Private property owners surely have the right to kick someone off their land or seek civil damages for having their rules broken. But it is going entirely too far when the government is used as a henchman to enforce rules on private property that prohibit actions which are otherwise legal.

Rarely is a law passed in such an obvious effort to stifle the public’s ability to see what is happening behind the scenes in food production.

The government claims it regulates these industries, yet private organizations were the ones who brought the abuse of animals to light. But the government was more interested in supporting the dairy lobby than doing their job.

So how does the government solve the issue of the public taking regulation into their own hands? Make it illegal!

It is important to respect private property, but the government has no business enforcing criminal code for the violation of private rules.

If you don’t want people to film your property, then don’t allow them onto it in the first place. Or maybe just behave in a way that you aren’t afraid of the public seeing.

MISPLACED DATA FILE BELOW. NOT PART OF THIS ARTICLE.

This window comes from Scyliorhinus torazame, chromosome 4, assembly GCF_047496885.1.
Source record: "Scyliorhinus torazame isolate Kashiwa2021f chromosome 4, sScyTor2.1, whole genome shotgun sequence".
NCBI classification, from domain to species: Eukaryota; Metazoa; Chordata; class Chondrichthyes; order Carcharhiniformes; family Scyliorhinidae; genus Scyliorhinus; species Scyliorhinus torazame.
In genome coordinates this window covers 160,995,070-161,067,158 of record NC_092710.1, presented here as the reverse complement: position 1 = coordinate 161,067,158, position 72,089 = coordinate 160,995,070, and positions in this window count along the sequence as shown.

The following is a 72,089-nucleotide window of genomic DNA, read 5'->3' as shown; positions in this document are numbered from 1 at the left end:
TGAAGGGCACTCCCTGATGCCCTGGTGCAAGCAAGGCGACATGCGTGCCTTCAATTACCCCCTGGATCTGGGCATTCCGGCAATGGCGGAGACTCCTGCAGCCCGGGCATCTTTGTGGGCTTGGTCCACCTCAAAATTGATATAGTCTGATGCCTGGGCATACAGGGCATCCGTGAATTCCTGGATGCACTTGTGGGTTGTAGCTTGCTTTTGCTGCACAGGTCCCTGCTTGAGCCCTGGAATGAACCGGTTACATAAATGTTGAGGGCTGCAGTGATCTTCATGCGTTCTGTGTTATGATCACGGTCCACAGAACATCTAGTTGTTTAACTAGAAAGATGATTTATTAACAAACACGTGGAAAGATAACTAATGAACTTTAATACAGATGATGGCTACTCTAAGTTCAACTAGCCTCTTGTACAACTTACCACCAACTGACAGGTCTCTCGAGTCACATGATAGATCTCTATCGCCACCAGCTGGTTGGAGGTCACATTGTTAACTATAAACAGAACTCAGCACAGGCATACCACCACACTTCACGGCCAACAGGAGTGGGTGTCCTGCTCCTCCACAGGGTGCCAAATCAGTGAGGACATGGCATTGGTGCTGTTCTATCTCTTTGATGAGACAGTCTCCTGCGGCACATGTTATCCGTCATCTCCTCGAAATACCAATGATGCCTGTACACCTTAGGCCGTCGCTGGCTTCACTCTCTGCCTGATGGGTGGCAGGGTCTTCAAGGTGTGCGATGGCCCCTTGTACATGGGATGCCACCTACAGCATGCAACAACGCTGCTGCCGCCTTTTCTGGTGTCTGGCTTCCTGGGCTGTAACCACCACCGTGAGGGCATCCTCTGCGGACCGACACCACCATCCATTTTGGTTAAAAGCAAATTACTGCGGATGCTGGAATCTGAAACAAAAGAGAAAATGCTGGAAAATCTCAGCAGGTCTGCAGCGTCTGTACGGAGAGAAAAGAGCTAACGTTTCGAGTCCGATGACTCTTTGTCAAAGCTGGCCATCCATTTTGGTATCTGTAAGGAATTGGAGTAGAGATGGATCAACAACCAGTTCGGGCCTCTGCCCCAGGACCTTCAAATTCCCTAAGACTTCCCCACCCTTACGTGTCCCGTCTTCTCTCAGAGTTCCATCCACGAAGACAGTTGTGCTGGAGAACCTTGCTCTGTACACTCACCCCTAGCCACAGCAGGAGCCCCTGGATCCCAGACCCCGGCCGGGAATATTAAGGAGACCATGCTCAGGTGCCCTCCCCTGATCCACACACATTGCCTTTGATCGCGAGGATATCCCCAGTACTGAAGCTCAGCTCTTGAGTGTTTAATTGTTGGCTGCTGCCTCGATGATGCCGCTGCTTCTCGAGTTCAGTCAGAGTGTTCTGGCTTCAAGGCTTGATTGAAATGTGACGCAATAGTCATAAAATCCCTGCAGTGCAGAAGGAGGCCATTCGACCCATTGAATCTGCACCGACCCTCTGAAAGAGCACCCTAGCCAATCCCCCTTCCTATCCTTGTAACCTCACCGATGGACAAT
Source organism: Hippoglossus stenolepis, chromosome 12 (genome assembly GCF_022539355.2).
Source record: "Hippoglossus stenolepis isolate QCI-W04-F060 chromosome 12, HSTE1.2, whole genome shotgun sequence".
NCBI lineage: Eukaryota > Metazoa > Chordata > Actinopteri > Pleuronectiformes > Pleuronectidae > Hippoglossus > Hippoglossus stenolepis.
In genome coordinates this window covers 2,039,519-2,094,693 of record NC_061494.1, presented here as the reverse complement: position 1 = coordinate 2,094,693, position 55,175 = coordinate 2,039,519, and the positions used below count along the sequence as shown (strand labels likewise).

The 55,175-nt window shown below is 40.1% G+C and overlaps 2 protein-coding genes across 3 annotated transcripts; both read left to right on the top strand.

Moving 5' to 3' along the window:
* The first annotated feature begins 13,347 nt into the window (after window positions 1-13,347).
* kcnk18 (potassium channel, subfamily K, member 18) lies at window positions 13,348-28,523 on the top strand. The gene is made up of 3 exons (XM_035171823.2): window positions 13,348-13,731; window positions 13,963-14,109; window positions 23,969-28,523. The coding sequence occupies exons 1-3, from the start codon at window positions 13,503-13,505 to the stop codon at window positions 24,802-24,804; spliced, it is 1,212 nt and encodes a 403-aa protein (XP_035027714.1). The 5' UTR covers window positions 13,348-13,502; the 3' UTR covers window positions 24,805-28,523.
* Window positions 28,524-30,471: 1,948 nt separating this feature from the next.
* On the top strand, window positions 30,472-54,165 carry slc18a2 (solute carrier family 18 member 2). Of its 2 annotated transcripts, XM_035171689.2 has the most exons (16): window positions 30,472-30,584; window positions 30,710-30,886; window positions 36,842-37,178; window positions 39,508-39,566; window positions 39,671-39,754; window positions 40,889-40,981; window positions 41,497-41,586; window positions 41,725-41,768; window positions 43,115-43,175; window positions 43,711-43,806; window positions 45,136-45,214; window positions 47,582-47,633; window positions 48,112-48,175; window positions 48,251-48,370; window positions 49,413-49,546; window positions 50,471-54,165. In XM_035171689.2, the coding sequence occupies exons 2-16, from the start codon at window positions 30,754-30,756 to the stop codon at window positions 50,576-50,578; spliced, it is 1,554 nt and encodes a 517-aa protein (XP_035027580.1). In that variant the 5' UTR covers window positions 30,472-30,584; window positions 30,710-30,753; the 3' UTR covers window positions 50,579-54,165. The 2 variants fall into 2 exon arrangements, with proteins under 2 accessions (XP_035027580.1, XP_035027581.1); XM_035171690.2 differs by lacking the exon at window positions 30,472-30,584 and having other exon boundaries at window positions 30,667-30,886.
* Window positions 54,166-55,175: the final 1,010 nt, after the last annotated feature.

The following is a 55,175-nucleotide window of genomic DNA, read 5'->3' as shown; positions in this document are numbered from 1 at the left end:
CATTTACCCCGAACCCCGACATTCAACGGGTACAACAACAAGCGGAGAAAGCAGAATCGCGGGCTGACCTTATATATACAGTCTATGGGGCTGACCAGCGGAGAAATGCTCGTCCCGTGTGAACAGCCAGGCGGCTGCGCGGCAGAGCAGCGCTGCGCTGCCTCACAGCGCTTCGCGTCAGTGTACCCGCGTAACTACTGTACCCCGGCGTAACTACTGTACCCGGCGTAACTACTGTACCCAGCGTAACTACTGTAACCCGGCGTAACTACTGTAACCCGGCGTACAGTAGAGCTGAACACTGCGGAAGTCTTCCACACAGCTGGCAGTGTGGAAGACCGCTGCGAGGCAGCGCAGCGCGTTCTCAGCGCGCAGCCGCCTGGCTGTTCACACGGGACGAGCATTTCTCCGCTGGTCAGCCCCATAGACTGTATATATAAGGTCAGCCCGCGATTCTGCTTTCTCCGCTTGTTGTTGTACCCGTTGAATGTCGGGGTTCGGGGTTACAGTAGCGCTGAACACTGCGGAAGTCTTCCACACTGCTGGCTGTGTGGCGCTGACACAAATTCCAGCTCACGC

* * *

Can’t Find an Investor? Force the Taxpayers to Fund Your Startup!

What happened:

Nothing screams success-in-the-making like failing to fund your startup in the private sector, and having to beg the government for money. This is especially true as America is at the peak of the startup bubble, on the heels of easy money pouring countless millions into less than spectacular business ideas.

What does the government do when it sees a good bubble? Blow it bigger! How could something so enchanting ever burst?

The feds want to get in on startups, and start investing in entrepreneurs. After all, they are the ones who created the artificially low interest rates on lending by printing all this money ever since their last major financial bubble popped.